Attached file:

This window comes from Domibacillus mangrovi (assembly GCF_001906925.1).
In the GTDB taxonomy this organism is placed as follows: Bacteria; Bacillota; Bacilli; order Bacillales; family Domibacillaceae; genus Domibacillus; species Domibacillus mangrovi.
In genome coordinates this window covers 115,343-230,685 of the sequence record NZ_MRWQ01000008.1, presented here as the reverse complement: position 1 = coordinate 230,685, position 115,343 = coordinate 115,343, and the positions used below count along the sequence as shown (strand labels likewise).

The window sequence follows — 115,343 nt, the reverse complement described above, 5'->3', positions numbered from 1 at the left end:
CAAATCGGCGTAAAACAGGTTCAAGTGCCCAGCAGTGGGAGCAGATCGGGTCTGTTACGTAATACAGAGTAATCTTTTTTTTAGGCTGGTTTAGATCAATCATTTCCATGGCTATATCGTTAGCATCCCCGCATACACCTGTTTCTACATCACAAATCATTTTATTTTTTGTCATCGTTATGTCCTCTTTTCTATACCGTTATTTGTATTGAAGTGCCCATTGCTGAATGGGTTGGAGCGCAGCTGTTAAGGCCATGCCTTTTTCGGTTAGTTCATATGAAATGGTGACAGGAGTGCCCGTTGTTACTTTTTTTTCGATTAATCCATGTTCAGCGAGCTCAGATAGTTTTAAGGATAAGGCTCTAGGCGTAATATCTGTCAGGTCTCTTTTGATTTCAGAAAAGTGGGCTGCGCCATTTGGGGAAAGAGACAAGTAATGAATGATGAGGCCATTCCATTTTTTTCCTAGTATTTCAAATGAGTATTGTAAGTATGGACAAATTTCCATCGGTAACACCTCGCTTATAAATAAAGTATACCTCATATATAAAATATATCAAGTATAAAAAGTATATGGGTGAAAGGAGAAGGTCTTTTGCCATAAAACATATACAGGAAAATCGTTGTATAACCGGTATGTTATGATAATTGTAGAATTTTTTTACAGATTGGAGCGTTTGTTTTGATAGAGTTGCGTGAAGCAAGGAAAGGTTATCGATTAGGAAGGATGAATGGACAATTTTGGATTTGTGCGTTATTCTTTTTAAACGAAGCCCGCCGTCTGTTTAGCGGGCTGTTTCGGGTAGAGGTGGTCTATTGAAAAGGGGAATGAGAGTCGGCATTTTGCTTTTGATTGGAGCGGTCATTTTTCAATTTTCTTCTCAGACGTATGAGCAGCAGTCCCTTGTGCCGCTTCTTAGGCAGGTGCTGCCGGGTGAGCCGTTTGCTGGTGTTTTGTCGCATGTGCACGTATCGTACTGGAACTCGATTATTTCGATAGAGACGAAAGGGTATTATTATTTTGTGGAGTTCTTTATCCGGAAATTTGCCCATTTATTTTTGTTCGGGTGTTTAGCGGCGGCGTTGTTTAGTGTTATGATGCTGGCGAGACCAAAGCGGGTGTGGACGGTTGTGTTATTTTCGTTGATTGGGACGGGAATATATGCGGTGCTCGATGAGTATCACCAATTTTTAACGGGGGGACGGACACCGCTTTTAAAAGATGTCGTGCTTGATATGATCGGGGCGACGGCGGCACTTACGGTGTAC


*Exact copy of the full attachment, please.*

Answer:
This window comes from Domibacillus mangrovi (assembly GCF_001906925.1).
In the GTDB taxonomy this organism is placed as follows: Bacteria; Bacillota; Bacilli; order Bacillales; family Domibacillaceae; genus Domibacillus; species Domibacillus mangrovi.
In genome coordinates this window covers 115,343-230,685 of the sequence record NZ_MRWQ01000008.1, presented here as the reverse complement: position 1 = coordinate 230,685, position 115,343 = coordinate 115,343, and the positions used below count along the sequence as shown (strand labels likewise).

The window sequence follows — 115,343 nt, the reverse complement described above, 5'->3', positions numbered from 1 at the left end:
CAAATCGGCGTAAAACAGGTTCAAGTGCCCAGCAGTGGGAGCAGATCGGGTCTGTTACGTAATACAGAGTAATCTTTTTTTTAGGCTGGTTTAGATCAATCATTTCCATGGCTATATCGTTAGCATCCCCGCATACACCTGTTTCTACATCACAAATCATTTTATTTTTTGTCATCGTTATGTCCTCTTTTCTATACCGTTATTTGTATTGAAGTGCCCATTGCTGAATGGGTTGGAGCGCAGCTGTTAAGGCCATGCCTTTTTCGGTTAGTTCATATGAAATGGTGACAGGAGTGCCCGTTGTTACTTTTTTTTCGATTAATCCATGTTCAGCGAGCTCAGATAGTTTTAAGGATAAGGCTCTAGGCGTAATATCTGTCAGGTCTCTTTTGATTTCAGAAAAGTGGGCTGCGCCATTTGGGGAAAGAGACAAGTAATGAATGATGAGGCCATTCCATTTTTTTCCTAGTATTTCAAATGAGTATTGTAAGTATGGACAAATTTCCATCGGTAACACCTCGCTTATAAATAAAGTATACCTCATATATAAAATATATCAAGTATAAAAAGTATATGGGTGAAAGGAGAAGGTCTTTTGCCATAAAACATATACAGGAAAATCGTTGTATAACCGGTATGTTATGATAATTGTAGAATTTTTTTACAGATTGGAGCGTTTGTTTTGATAGAGTTGCGTGAAGCAAGGAAAGGTTATCGATTAGGAAGGATGAATGGACAATTTTGGATTTGTGCGTTATTCTTTTTAAACGAAGCCCGCCGTCTGTTTAGCGGGCTGTTTCGGGTAGAGGTGGTCTATTGAAAAGGGGAATGAGAGTCGGCATTTTGCTTTTGATTGGAGCGGTCATTTTTCAATTTTCTTCTCAGACGTATGAGCAGCAGTCCCTTGTGCCGCTTCTTAGGCAGGTGCTGCCGGGTGAGCCGTTTGCTGGTGTTTTGTCGCATGTGCACGTATCGTACTGGAACTCGATTATTTCGATAGAGACGAAAGGGTATTATTATTTTGTGGAGTTCTTTATCCGGAAATTTGCCCATTTATTTTTGTTCGGGTGTTTAGCGGCGGCGTTGTTTAGTGTTATGATGCTGGCGAGACCAAAGCGGGTGTGGACGGTTGTGTTATTTTCGTTGATTGGGACGGGAATATATGCGGTGCTCGATGAGTATCACCAATTTTTAACGGGGGGACGGACACCGCTTTTAAAAGATGTCGTGCTTGATATGATCGGGGCGACGGCGGCACTTACGGTGTAC